Publications by authors named "Miguel Medina-Pérez"

10 Publications

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Cytomegalovirus in Renal Transplant Recipients from Living Donors with and without Valgancyclovir Prophylaxis and with Immunosuppression Based in Anti-thymocyte globulin or Basiliximab.

Int J Infect Dis 2021 Apr 13. Epub 2021 Apr 13.

Department of Nephrology and Organ Transplant Unit, Specialties Hospital, National Western Medical Centre, Mexican Institute of Social Security, Mexico.

Background: In our population, anti-thymocyte globulin (ATG) of 1 mg/Kg/day for 4 days is used; which permits not using valgancyclovir (VGC) prophylaxis in some renal transplant recipients (RTR) of moderate risk (R+), to reduce costs. Our objective was to determine the incidence and risk for the development of cytomegalovirus (CMV) with or without prophylaxis, when exposed to low doses of ATG or basiliximab (BSL).

Patients And Methods: A retrospective cohort included 265 RTRs with follow up of 12 months. Prophylaxis was used in R-/D + and only some R + . Tacrolimus (TAC), mycophenolate mofetil (MMF), and prednisone (PDN) were used in all patients. Logistic regression analysis was performed to estimate the risk of CMV in RTR with or without VGC.

Results: Cytomegalovirus was documented in 46 (17.3%) patients: twenty (43.5%) with CMV infection, and 26 (56.5%) with CMV disease. Anti-thymocyte globulin was used in 39 (85%): 32 "R+", 6 "D+/R-," and 1 "D-/R-". In 90% (27/30) of patients with CMV and without prophylaxis, ATG was used. The multivariate analysis showed an association of risk for CMV with the absence of prophylaxis (RR 2.29; CI 95%, 1,08-4.86), ATG use (RR 3.7; CI 95%, 1.50-9.13), TAC toxicity (RR 3,77; CI 95%, 1,41 -10,13), and lymphocytes at the sixth post-transplant month (RR 1,77; CI 95%, 1,0-3.16).

Conclusions: Low doses of ATG favor the development of CMV and a lower survival free of CMV compared with BSL. In scenarios where resources for employing VGC are limited, one acceptable strategy could be the use of BSL.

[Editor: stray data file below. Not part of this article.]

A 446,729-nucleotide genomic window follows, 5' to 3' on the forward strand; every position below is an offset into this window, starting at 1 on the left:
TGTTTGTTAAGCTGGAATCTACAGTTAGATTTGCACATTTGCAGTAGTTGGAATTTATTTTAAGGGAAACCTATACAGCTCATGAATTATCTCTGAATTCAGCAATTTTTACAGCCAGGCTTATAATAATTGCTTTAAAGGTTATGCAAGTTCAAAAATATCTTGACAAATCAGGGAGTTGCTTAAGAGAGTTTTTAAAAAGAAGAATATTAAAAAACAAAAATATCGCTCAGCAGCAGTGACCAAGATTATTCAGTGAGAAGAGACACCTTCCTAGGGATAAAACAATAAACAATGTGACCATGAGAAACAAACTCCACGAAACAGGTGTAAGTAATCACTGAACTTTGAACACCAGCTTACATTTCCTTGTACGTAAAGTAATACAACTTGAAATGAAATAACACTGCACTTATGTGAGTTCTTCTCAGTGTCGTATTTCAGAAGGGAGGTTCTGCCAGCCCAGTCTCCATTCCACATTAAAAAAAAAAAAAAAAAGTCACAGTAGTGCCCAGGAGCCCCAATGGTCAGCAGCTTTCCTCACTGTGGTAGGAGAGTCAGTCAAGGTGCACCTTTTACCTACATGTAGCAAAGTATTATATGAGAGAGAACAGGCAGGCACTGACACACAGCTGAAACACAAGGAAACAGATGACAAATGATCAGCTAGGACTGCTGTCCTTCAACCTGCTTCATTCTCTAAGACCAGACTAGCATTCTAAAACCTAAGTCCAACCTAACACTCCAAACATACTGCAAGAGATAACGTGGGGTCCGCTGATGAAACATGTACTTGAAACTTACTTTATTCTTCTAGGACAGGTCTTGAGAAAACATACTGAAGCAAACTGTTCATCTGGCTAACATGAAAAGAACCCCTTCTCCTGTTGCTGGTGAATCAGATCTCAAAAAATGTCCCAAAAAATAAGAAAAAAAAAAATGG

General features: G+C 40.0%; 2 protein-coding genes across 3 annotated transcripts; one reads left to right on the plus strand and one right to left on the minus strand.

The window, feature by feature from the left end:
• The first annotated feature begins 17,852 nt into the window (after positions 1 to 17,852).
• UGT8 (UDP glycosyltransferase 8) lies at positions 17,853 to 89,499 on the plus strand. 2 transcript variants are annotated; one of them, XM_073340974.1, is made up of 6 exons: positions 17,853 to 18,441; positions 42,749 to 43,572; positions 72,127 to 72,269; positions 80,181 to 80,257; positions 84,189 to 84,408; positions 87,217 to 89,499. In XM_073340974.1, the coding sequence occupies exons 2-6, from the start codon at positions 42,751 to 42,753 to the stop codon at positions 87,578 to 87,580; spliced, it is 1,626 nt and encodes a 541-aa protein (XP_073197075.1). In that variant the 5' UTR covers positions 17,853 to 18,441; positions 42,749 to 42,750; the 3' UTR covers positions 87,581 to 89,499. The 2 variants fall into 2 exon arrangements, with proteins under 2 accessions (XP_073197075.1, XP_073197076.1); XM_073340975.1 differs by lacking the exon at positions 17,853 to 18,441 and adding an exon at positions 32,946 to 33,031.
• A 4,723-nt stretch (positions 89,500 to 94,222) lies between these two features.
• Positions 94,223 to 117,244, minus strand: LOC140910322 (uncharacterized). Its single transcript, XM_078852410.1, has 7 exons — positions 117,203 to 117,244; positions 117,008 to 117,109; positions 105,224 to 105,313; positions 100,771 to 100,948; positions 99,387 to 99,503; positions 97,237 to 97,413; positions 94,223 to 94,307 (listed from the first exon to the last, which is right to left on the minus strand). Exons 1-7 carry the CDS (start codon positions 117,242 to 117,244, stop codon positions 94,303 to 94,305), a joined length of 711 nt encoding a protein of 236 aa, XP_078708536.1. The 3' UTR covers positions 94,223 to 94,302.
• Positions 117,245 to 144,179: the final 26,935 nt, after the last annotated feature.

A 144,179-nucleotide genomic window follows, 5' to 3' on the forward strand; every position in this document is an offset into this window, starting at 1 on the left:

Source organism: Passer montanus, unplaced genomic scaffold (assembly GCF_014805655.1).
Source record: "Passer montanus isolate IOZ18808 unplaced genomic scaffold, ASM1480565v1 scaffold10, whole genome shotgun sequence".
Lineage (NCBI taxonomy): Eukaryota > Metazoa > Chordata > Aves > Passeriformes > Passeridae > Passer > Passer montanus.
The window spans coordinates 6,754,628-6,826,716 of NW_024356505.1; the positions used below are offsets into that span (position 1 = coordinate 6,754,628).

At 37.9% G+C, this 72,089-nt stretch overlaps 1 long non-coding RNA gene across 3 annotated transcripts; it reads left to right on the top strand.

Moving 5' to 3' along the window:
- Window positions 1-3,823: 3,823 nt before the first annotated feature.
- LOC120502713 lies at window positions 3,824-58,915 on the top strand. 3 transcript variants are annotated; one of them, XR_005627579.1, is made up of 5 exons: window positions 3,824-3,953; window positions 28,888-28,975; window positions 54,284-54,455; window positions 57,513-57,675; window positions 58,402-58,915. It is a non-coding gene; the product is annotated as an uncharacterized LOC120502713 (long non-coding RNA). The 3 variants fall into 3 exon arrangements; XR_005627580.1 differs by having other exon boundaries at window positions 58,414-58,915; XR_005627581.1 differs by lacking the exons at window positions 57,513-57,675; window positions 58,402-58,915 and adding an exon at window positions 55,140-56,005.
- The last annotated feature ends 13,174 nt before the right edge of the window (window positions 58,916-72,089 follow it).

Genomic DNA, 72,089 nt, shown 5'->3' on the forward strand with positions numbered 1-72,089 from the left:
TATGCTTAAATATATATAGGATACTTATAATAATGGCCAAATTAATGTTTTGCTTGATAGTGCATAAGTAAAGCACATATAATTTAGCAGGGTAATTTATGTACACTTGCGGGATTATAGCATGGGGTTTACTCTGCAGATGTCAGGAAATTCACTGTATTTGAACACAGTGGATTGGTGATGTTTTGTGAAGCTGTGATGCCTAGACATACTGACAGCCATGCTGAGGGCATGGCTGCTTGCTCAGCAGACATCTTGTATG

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http://dx.doi.org/10.1016/j.ijid.2021.04.032DOI Listing
April 2021

Donor-specific antibodies development in renal living-donor receptors: Effect of a single cohort.

Int J Immunopathol Pharmacol 2021 Jan-Dec;35:20587384211000545

Department of Physiology, University Health Sciences Center, University of Guadalajara, Guadalajara, Jalisco, México.

Minimization in immunosuppression could contribute to the appearance the donor-specific HLA antibodies (DSA) and graft failure. The objective was to compare the incidence of DSA in renal transplantation (RT) in recipients with immunosuppression with and without steroids. A prospective cohort from March 1st, 2013 to March 1st, 2014 and follow-up (1 year), ended in March 2015, was performed in living donor renal transplant (LDRT) recipients with immunosuppression and early steroid withdrawal (ESW) and compared with a control cohort (CC) of patients with steroid-sustained immunosuppression. All patients were negative cross-matched and for DSA pre-transplant. The regression model was used to associate the development of DSA antibodies and acute rejection (AR) in subjects with immunosuppressive regimens with and without steroids. Seventy-seven patients were included (30 ESW and 47 CC). The positivity of DSA class I (13% vs 2%;  < 0.05) and class II (17% vs 4%,  = 0.06) antibodies were higher in ESW versus CC. The ESW tended to predict DSA class II (RR 5.7; CI (0.93-34.5,  = 0.06). T-cell mediated rejection presented in 80% of patients with DSA class I ( = 0.07), and 86% with DSA II ( = 0.03), and was associated with DSA class II, (RR 7.23; CI (1.2-44),  = 0.03). ESW could favor the positivity of DSA. A most strictly monitoring the DSA is necessary for the early stages of the transplant to clarify the relationship between T-cell mediated rejection and DSA.
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http://dx.doi.org/10.1177/20587384211000545DOI Listing
http://www.ncbi.nlm.nih.gov/pmc/articles/PMC8020398PMC
March 2021

Urinary expression of long non-coding RNA TUG1 in non-diabetic patients with glomerulonephritides.

Biomed Rep 2021 Jan 20;14(1):17. Epub 2020 Nov 20.